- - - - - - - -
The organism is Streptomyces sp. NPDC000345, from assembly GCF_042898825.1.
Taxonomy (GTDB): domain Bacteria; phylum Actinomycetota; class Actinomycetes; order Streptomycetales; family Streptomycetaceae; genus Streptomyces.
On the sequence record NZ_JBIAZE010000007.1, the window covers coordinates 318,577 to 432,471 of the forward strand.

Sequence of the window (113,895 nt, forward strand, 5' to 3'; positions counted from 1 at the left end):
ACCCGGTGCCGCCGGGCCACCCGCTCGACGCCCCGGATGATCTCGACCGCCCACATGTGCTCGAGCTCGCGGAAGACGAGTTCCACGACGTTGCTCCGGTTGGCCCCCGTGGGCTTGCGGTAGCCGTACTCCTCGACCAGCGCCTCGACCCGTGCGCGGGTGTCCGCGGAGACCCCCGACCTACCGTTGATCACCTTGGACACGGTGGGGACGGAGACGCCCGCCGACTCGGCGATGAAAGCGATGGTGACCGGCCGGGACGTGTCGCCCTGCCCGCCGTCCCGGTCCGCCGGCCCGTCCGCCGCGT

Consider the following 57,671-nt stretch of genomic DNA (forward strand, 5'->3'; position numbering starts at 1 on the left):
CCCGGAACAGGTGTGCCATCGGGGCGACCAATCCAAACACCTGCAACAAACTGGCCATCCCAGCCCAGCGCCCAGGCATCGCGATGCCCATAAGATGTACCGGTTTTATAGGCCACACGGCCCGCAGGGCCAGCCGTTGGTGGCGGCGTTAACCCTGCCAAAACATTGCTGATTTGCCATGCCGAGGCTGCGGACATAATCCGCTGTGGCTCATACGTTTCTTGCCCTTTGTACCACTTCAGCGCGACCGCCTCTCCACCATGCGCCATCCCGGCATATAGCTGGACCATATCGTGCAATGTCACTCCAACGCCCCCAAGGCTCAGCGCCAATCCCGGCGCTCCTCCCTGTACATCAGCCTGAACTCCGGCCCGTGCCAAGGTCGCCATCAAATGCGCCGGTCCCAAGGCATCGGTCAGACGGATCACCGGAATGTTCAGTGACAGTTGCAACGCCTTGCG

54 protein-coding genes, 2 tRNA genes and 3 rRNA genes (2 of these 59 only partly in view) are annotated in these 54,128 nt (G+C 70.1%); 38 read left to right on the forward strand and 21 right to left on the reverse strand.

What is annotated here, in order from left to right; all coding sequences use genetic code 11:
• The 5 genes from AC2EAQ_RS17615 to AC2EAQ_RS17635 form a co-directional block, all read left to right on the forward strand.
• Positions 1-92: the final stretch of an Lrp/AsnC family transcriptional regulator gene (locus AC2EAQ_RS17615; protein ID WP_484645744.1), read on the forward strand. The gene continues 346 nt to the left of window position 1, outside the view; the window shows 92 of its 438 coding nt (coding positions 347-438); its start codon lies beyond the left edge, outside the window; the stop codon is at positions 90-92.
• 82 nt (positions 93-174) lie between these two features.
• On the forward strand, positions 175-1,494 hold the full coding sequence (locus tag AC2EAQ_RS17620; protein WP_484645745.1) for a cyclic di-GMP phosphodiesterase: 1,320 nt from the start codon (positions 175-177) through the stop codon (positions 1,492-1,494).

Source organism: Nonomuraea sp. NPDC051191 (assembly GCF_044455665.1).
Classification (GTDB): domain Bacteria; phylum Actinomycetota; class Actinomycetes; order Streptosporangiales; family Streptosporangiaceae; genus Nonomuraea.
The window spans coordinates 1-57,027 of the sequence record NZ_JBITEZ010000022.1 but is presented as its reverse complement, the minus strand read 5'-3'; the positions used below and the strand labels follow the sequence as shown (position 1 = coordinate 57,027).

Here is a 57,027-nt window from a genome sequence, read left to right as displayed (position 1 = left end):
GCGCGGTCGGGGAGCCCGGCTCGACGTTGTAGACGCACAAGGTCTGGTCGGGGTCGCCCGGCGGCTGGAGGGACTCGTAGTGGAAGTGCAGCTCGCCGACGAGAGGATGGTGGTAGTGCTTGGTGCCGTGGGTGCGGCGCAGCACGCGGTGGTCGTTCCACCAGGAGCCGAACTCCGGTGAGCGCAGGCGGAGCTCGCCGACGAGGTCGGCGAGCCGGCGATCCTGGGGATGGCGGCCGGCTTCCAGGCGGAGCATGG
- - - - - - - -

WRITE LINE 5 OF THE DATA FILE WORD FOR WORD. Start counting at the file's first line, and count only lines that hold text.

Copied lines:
ACCCGGTGCCGCCGGGCCACCCGCTCGACGCCCCGGATGATCTCGACCGCCCACATGTGCTCGAGCTCGCGGAAGACGAGTTCCACGACGTTGCTCCGGTTGGCCCCCGTGGGCTTGCGGTAGCCGTACTCCTCGACCAGCGCCTCGACCCGTGCGCGGGTGTCCGCGGAGACCCCCGACCTACCGTTGATCACCTTGGACACGGTGGGGACGGAGACGCCCGCCGACTCGGCGATGAAAGCGATGGTGACCGGCCGGGACGTGTCGCCCTGCCCGCCGTCCCGGTCCGCCGGCCCGTCCGCCGCGT